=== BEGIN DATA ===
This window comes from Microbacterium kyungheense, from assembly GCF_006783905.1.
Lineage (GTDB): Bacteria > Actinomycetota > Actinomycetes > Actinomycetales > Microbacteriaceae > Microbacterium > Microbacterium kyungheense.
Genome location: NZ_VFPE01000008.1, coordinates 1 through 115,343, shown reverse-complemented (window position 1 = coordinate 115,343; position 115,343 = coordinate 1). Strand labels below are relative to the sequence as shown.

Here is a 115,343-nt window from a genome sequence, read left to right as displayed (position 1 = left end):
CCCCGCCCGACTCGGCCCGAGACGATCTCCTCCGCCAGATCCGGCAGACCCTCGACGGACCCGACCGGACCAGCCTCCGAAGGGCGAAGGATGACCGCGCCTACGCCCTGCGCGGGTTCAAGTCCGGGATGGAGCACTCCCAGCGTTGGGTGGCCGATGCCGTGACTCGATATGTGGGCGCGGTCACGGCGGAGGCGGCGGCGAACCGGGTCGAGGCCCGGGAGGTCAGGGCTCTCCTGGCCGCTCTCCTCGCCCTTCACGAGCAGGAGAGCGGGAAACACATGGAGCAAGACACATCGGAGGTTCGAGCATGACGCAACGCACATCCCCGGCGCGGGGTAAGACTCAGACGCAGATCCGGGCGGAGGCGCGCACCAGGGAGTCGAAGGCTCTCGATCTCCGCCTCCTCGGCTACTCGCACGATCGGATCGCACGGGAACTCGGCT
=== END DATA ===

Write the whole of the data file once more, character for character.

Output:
This window comes from Microbacterium kyungheense, from assembly GCF_006783905.1.
Lineage (GTDB): Bacteria > Actinomycetota > Actinomycetes > Actinomycetales > Microbacteriaceae > Microbacterium > Microbacterium kyungheense.
Genome location: NZ_VFPE01000008.1, coordinates 1 through 115,343, shown reverse-complemented (window position 1 = coordinate 115,343; position 115,343 = coordinate 1). Strand labels below are relative to the sequence as shown.

Here is a 115,343-nt window from a genome sequence, read left to right as displayed (position 1 = left end):
CCCCGCCCGACTCGGCCCGAGACGATCTCCTCCGCCAGATCCGGCAGACCCTCGACGGACCCGACCGGACCAGCCTCCGAAGGGCGAAGGATGACCGCGCCTACGCCCTGCGCGGGTTCAAGTCCGGGATGGAGCACTCCCAGCGTTGGGTGGCCGATGCCGTGACTCGATATGTGGGCGCGGTCACGGCGGAGGCGGCGGCGAACCGGGTCGAGGCCCGGGAGGTCAGGGCTCTCCTGGCCGCTCTCCTCGCCCTTCACGAGCAGGAGAGCGGGAAACACATGGAGCAAGACACATCGGAGGTTCGAGCATGACGCAACGCACATCCCCGGCGCGGGGTAAGACTCAGACGCAGATCCGGGCGGAGGCGCGCACCAGGGAGTCGAAGGCTCTCGATCTCCGCCTCCTCGGCTACTCGCACGATCGGATCGCACGGGAACTCGGCT